teaching me, right?? ?Yeah, right. Where did we leave off?? ?You were telling me about some of your favorite

novels.? ?Yeah, now I remember. We left off at MURDER ON THE ORIENT EXPRESS, by Agatha Christie. In this

novel, Hercule Poirot is trying to solve a case of murder on board a train. He quickly discovered that everyone had a

motive, the means, and an opportunity, or some combination of the three. Therefore, not a person on the train stood

out as a suspect. Further, they also all had an alibi that was confirmed by another suspect-hardly a great basis for

belief in the alibi. So what was the only answer?? Lois thought about it for a few seconds, and then gave up. ?Natural

causes?? ?Nope. There was a combination of murderers. Everyone on the train had assisted in the actual kill.?

?Interesting. What if a situation like that came up in real life???There?s really no way it could. No average person is

hated that much, and all of the circumstances and coincidences would have to be so completely bizarre that there

would be little or no chance of that actually occurring. The odds are that there is always one single person or group

that you can single out from a range of suspects. That person did it.? ?But what if the circumstances don?t let you

single out any one person? What if there are no suspects?? ?Funny you should mention that, because it brings me

to my next point. In another Christie novel, AND THEN THERE WERE NONE, you have ten people trapped on this

island with no one but each other. One of them is a murderer. The only people you can?t suspect are the ones who

are dead. But just before the end of the book, everyone is dead. The last person alive, who by the way was not the

murderer, hung herself. So the question every amateur sleuth has to answer before they read the last chapter is,

whodunit?? Crozier had made Lois really think about this one. ?Well, if there was nobody alive, and the last person

wasn?t the murderer, who was it?? ?One of the people who was already dead-supposedly dead, I should say. He died

during the middle of the book, but it turned out that he enlisted somebody?s help to fake his death, and then that

person was the next one to go. There were no witnesses, the man was dead, so everybody thought that the murderer

was still alive and with them. And he was?just not the way that they thought.? ?So what lesson am I supposed to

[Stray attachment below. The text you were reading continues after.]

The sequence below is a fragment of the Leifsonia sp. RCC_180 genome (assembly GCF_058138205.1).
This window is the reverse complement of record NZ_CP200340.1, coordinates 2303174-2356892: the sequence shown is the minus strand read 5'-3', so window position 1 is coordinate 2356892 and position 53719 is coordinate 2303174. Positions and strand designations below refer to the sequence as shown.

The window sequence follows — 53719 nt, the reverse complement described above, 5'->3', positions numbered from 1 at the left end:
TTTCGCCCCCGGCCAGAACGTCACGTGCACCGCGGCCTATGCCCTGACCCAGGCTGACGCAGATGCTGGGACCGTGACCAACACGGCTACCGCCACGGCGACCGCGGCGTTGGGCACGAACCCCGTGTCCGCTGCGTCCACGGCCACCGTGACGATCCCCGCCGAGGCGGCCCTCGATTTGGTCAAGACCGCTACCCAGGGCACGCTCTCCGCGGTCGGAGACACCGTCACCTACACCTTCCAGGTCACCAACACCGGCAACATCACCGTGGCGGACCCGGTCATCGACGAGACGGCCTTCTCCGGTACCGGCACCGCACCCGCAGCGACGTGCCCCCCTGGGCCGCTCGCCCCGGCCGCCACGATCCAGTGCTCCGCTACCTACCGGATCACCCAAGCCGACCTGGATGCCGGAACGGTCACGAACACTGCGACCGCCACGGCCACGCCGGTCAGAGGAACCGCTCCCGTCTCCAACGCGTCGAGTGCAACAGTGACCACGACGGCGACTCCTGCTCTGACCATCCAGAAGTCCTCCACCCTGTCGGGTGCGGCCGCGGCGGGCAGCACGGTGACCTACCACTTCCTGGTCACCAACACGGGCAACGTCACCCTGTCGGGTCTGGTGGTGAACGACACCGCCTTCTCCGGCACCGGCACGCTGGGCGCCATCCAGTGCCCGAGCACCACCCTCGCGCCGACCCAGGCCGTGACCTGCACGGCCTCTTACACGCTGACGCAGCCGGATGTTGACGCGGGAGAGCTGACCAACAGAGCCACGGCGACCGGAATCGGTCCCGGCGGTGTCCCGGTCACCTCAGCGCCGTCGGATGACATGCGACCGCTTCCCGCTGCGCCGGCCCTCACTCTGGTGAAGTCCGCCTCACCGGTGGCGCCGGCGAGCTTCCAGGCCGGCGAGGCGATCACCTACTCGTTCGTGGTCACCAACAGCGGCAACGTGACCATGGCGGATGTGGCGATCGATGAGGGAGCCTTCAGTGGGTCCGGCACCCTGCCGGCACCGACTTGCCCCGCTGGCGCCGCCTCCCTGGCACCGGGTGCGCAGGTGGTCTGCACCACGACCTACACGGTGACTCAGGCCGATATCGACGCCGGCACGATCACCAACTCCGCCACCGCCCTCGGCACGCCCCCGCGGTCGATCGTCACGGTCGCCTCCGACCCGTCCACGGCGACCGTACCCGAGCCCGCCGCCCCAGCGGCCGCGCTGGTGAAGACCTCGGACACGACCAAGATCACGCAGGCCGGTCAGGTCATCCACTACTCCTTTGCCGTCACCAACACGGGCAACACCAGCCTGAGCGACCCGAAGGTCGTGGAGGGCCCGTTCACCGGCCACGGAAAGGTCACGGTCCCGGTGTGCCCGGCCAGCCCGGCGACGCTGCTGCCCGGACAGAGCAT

learn here?? She pulled out a small notebook and a wooden pen carved to look like a tall, slender Christmas tree. She

always took notes from each of his lessons?perhaps that was why they got along so well, he mused. ?One: look for

any possible thing that would make the criminal stand out, and then look for someone who has those characteristics.

If you can?t find that, then look for the person who has the best reason to commit the crime and examine them

closely, but don?t rule out the possibility of a group crime. Two: never accept an alibi unless other people you know

couldn?t have committed the crime have confirmed the alibi?s truth. Three: never assume something to be true

without close scrutiny, even the things you think you know. Otherwise, something nasty could come back and hit

you before you realize it and after you can do something about it. Four, and maybe most important, the oldest

detective axiom of them all.? She repeated the first lesson he?d taught her. ?Whenever you have disposed of the

impossible, whatever remains, however improbable, must be the truth.? ?Exactly.? ?Well, I?ll keep those in mind for

when I get to be a sleuth myself, Dirk. ?Shoot! It?s 10:05, Dirk! I have to be at Royal?s now. Will you stay here till I

get back?? ?Sure. Will it be your usual time?? ?Midnight, yeah. I?ll be there if you need me.? ?OK, Lois, I?ll mind the

store while you?re gone. Hope you and your beau have a good time.? She grinned at him and flamboyantly

sauntered out of the room. Crozier leaned back in his chair with a sigh. This was going to be a lousy night, but at

least he had some reading material at hand. Well, OK, it was an adult magazine, but he still loved the tired old excuse

about reading it for the articles. Besides, maybe a case would come up. You never know, he thought as he opened